An Anti-Trans Group Just Defeated The Scottish Government In A Legal Battle

For Women Scotland has prevented the inclusion of trans women in the legal definition of “woman.”

A person is holding a skateboard with the colors of the transgender flag and with a message in suppo...
NurPhoto/NurPhoto/Getty Images

The Scottish Government has lost a legal battle with an anti-trans group in its attempt to change the legal definition of “woman” to include trans women. Legislation passed by Members of Scottish Parliament in 2018 stated that the legal definition should include “a person who has the protected characteristic of gender reassignment… if, and only if, the person is living as a woman and is proposing to undergo, is undergoing, or has undergone a process for the purpose of becoming female.” Translated, this means that trans women who have not yet undergone gender reassignment surgeries could identify as women.

Currently, the Equality Act (2010) defines a woman as a “female of any age,” though this terminology is notably trans-exclusionary. Since trans people do not identify as the sex which they were assigned at birth, the biological definitions of “male” and “female” are often interpreted as being outdated, with “men” and “women” notably acting as inclusive, umbrella-type terms that naturally include trans people.

Founded in 2018, For Women Scotland (FWS) was formed with the intention of campaigning against reforms to the Gender Recognition Act. In its current form, the GRA necessitates a medical diagnosis for trans people to legally change their gender, rather than self-identify as trans. Importantly, FWS argued that in attempting to reform the Equality Act, Scottish Parliament was stepping on the toes of Westminster.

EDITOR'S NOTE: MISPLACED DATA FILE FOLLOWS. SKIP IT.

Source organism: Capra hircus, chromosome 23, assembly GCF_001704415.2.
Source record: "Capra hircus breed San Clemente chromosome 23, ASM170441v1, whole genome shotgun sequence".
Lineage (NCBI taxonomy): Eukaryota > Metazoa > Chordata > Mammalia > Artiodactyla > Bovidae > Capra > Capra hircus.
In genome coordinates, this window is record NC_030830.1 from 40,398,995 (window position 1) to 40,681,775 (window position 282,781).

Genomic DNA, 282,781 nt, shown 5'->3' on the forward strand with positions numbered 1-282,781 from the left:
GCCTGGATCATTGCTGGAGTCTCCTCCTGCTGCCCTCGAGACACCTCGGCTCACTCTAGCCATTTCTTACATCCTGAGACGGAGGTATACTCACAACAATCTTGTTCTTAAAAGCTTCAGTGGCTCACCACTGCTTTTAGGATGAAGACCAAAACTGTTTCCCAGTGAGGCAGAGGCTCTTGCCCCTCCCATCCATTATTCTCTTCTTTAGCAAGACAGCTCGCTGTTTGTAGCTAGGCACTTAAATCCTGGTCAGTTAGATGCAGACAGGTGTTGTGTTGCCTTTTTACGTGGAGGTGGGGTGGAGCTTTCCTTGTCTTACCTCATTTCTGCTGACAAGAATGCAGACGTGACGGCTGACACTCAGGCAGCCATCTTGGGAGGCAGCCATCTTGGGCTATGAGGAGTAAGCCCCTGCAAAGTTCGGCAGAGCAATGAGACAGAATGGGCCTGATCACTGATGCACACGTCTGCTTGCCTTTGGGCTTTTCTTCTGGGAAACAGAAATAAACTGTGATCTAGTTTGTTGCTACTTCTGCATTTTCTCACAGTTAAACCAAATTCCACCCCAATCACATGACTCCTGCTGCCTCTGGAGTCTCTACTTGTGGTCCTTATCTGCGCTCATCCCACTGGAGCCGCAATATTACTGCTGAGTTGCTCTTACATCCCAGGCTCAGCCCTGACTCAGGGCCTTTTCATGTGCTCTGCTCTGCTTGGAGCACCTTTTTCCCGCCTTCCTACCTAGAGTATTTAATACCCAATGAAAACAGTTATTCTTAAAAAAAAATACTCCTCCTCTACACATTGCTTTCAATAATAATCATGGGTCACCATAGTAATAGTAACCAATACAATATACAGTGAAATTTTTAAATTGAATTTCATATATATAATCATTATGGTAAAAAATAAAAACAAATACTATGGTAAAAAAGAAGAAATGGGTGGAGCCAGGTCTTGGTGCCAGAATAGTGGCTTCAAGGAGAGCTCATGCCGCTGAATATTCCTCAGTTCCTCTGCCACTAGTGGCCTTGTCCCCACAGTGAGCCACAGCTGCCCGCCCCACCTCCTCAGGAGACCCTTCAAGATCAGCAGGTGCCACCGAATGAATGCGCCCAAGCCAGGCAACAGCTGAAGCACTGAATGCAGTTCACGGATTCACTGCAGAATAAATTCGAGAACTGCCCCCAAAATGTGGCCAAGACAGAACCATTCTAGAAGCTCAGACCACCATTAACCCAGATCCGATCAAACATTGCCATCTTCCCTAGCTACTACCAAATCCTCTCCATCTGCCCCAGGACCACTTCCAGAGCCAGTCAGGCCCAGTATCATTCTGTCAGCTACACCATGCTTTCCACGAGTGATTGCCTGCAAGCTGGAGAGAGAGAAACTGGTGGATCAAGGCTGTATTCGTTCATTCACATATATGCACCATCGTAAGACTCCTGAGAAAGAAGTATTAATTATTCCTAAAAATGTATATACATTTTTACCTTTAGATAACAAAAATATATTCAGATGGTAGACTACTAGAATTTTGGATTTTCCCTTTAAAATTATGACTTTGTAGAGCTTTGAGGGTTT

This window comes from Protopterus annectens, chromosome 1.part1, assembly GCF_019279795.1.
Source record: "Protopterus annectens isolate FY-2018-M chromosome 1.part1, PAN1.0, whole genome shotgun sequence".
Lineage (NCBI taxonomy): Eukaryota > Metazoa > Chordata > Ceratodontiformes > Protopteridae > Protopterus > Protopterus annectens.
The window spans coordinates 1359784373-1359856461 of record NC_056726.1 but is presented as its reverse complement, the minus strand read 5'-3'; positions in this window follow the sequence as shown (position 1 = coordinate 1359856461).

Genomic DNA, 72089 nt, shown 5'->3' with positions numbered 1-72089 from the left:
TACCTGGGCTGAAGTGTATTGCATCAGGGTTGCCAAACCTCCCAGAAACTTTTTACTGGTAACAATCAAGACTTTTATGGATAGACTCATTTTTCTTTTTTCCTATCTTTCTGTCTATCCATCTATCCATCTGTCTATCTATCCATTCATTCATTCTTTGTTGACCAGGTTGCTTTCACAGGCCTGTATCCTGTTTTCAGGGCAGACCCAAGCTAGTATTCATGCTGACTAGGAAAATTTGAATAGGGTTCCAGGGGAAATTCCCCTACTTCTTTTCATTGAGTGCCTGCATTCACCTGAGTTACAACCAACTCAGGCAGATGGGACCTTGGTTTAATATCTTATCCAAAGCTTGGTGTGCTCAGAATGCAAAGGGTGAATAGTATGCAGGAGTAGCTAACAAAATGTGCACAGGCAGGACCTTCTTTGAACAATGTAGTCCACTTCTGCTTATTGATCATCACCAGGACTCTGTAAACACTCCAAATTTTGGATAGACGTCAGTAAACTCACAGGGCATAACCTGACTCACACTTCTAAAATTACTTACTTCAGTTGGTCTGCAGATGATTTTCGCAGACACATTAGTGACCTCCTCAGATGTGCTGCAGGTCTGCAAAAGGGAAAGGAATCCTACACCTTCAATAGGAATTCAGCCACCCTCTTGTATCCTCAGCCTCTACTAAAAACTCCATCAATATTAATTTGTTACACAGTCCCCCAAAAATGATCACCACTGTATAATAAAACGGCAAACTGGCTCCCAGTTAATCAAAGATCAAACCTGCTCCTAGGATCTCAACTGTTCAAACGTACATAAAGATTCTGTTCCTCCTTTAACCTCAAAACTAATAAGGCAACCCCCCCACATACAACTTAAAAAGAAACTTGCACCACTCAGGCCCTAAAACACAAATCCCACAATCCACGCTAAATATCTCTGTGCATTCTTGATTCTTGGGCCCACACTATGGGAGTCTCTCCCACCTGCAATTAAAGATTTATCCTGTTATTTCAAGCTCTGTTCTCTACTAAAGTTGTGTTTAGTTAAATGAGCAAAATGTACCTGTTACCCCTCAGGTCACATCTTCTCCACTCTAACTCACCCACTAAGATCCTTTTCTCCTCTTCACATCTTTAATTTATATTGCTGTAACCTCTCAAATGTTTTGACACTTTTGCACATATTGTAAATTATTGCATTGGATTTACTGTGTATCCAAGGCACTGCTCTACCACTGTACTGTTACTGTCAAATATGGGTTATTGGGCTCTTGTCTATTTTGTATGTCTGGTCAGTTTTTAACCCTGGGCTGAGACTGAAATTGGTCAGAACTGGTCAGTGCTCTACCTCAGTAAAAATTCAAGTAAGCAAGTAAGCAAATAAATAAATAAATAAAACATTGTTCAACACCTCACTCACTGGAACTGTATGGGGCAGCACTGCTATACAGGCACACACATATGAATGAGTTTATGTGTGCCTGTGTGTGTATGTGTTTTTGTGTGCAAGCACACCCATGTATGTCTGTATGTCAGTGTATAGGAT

The issue originally arose in amendments to the Gender Representation on Public Boards (Scotland) Act 2018, which pledged to increase the number of women on public sector boards to 50%. In changing its definition of a “woman,” this, in turn, altered legal precedents surrounding gender and self-identification so that Gender Recognition Certificates were no longer necessary. Interestingly, Pink News reports that less than 1% of trans people in the UK have one of these, rendering this initial piece of legislation a progressive moment for the trans community. This has now been reversed.

In response to the latest ruling in Scotland, Trans Activism UK tweeted: “Anti-trans hate groups will be parading this ruling as a win, that they will use as an excuse to push the idea that trans people can be denied access to *single-sex spaces* and to suggest that trans people are only legitimate if they have obtained a GRC.

“This. Is. Not. True. We are concerned about the implications that this could have for the security of trans staff in their place of employment, and how this ruling may be used in a nefarious manner to push for more transphobic rulings. But we ARE protected by law, GRC or not, and anti-trans groups have not won.”